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UBC Theses and Dissertations

Zhu Shunshui (1600-1682) – the influence of, on and via him during his lifetime Yeung, Wai Keung Steven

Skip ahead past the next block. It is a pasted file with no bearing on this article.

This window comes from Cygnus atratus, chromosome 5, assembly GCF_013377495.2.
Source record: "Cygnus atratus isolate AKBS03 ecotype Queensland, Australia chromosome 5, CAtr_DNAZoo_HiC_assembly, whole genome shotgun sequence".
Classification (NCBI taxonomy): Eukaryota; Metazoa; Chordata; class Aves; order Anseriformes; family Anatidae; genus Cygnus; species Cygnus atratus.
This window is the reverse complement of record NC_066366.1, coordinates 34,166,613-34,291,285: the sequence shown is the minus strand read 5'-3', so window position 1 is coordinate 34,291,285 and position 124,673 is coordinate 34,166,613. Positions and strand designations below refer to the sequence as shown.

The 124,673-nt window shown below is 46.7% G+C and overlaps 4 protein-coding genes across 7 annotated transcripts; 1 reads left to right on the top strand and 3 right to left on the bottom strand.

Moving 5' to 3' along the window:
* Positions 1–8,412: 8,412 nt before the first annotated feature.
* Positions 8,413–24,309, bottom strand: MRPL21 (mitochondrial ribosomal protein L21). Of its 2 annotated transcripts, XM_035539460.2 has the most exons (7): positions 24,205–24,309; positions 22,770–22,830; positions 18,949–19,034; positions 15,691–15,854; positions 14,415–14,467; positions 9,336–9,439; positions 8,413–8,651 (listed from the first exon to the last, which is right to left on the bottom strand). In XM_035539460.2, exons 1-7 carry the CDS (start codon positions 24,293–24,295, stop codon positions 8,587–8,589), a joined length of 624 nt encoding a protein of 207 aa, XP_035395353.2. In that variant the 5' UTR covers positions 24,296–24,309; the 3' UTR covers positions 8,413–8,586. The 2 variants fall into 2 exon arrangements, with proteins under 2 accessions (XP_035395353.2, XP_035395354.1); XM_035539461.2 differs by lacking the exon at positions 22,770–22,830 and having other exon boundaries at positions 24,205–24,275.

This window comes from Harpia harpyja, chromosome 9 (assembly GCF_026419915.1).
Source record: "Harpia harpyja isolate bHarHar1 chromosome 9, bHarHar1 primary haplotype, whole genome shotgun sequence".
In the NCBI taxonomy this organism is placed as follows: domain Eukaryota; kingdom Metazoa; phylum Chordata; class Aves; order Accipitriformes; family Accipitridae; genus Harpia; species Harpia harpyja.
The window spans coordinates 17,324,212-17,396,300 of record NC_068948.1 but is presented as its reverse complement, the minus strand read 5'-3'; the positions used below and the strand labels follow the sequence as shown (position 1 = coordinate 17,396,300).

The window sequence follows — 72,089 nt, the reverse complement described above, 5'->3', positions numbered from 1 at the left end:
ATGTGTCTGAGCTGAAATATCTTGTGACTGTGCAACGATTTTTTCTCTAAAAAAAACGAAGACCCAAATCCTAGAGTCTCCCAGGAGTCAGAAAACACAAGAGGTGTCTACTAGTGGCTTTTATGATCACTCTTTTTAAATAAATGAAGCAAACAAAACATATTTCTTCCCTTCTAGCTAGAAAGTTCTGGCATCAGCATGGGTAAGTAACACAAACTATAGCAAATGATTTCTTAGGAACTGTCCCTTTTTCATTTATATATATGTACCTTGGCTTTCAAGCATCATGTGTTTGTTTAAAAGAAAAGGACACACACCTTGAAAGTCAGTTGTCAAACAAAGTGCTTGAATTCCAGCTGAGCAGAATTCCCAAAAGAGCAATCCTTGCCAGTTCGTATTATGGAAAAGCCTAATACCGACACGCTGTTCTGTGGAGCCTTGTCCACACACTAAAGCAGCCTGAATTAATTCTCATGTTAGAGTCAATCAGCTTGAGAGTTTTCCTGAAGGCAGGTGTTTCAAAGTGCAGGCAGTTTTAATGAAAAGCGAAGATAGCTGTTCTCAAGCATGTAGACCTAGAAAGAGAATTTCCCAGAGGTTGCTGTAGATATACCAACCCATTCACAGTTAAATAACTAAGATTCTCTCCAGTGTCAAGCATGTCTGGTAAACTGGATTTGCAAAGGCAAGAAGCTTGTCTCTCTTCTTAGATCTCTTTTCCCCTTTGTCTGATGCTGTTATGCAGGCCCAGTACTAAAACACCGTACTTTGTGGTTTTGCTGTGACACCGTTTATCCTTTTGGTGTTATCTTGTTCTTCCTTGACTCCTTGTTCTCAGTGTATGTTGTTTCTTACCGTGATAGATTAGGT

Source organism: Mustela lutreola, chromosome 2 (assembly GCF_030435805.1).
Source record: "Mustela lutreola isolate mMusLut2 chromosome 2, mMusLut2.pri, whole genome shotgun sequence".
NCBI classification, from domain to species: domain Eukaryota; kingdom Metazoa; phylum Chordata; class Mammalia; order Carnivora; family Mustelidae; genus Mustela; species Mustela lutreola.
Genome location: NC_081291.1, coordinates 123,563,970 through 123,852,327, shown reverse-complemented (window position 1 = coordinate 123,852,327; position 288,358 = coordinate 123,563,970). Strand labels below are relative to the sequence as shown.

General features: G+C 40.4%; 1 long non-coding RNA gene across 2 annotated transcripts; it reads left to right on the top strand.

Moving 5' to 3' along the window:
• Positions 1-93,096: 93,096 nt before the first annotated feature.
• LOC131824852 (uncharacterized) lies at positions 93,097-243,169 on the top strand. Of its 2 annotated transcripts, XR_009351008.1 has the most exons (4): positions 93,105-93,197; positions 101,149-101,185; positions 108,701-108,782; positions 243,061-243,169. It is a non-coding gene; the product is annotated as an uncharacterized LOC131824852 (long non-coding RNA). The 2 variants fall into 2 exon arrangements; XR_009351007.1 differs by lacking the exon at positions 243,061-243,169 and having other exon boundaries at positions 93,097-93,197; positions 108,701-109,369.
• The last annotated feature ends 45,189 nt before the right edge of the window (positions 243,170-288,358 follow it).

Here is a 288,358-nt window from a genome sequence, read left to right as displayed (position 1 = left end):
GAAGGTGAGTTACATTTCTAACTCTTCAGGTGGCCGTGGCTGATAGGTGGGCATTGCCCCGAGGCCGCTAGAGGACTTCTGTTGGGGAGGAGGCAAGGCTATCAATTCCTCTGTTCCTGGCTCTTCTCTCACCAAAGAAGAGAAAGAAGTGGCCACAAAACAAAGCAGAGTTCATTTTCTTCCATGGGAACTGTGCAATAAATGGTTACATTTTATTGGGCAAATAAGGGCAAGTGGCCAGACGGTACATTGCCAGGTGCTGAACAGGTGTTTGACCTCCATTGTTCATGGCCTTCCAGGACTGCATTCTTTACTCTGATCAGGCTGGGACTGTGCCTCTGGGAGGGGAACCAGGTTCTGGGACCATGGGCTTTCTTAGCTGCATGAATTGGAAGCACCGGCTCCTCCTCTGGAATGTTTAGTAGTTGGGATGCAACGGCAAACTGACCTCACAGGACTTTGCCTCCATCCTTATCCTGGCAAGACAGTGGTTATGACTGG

Of the many Chinese who sought refuge in Japan during the middle of the seventeenth century, Zhu Shunshui 朱舜水 (1600-1682) is perhaps one of the most talked about. He fled China in 1645. In 1659, giving up all hopes on the restoration of the fallen Ming dynasty 明朝 (1368-1644) after fifteen-year’s unfruitful efforts, Shunshui decided to sojourn in Japan and sworn not to return until the Manchu 滿族 regime is driven out of China. During his stay in Japan, the prominent Mito 水戶domain lord Tokugawa Mitsukuni 徳川光圀 (1628-1701) hired him as his teacher. Mitsukuni is the founding father of the Mitogaku 水戸学, one of the most important schools of thought in Edo period (1603-1867). This school aimed to reconstruct the historiography of Japan by Chinese Neo-Confucianism principles so as to promulgate indigenous Shinto beliefs and absolute loyalty to the emperor. The close relationship between Shunshui and Mitsukuni, and the involvement of Shunshui’s students in projects initiated by Mitsukuni, including the compilation of the Dai Nihon Shi 大日本史 (The History of the Great Japan, 1906), make some scholars believe that Shunshui has dominant influence on Japan’s Neo-Confucian thoughts, if not all Edo thoughts, as well as far-fetching inspiration on Meiji Ishin 明治維新 (the Meiji Restoration, 1868). But the flow of information among brains and its effect on recipient is too dynamic to be measured. Cultural influence over time is even more difficult to trace. By investigating Shunshui’s relationship with different people and his involvement in various events in Japan during his life time, this paper aims to clarify whether the general beliefs on his influence are plausible. In case when the findings are negative, the paper will look into the causes and suggest where Shunshui’s should be.

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